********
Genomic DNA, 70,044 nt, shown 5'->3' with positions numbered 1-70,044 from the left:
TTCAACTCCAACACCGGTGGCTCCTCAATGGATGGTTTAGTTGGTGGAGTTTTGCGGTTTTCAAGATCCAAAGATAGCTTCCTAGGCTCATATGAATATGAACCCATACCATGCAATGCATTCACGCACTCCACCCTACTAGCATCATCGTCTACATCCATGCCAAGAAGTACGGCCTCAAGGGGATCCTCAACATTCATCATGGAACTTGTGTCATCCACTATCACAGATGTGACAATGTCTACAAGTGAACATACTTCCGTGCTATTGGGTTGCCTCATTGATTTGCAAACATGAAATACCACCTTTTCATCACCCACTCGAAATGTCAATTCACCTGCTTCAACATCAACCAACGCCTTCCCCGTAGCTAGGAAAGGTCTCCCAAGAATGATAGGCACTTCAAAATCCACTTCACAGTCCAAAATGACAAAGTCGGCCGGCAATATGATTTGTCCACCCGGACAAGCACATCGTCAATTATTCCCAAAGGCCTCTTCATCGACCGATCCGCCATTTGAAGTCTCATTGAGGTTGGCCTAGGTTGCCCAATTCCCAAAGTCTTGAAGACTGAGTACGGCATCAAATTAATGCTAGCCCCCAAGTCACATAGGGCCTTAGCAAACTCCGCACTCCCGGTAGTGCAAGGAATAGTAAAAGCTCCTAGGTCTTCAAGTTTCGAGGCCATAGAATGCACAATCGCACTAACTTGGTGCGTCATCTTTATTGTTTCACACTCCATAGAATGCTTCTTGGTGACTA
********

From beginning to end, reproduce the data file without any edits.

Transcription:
Genomic DNA, 70,044 nt, shown 5'->3' with positions numbered 1-70,044 from the left:
TTCAACTCCAACACCGGTGGCTCCTCAATGGATGGTTTAGTTGGTGGAGTTTTGCGGTTTTCAAGATCCAAAGATAGCTTCCTAGGCTCATATGAATATGAACCCATACCATGCAATGCATTCACGCACTCCACCCTACTAGCATCATCGTCTACATCCATGCCAAGAAGTACGGCCTCAAGGGGATCCTCAACATTCATCATGGAACTTGTGTCATCCACTATCACAGATGTGACAATGTCTACAAGTGAACATACTTCCGTGCTATTGGGTTGCCTCATTGATTTGCAAACATGAAATACCACCTTTTCATCACCCACTCGAAATGTCAATTCACCTGCTTCAACATCAACCAACGCCTTCCCCGTAGCTAGGAAAGGTCTCCCAAGAATGATAGGCACTTCAAAATCCACTTCACAGTCCAAAATGACAAAGTCGGCCGGCAATATGATTTGTCCACCCGGACAAGCACATCGTCAATTATTCCCAAAGGCCTCTTCATCGACCGATCCGCCATTTGAAGTCTCATTGAGGTTGGCCTAGGTTGCCCAATTCCCAAAGTCTTGAAGACTGAGTACGGCATCAAATTAATGCTAGCCCCCAAGTCACATAGGGCCTTAGCAAACTCCGCACTCCCGGTAGTGCAAGGAATAGTAAAAGCTCCTAGGTCTTCAAGTTTCGAGGCCATAGAATGCACAATCGCACTAACTTGGTGCGTCATCTTTATTGTTTCACACTCCATAGAATGCTTCTTGGTGACTA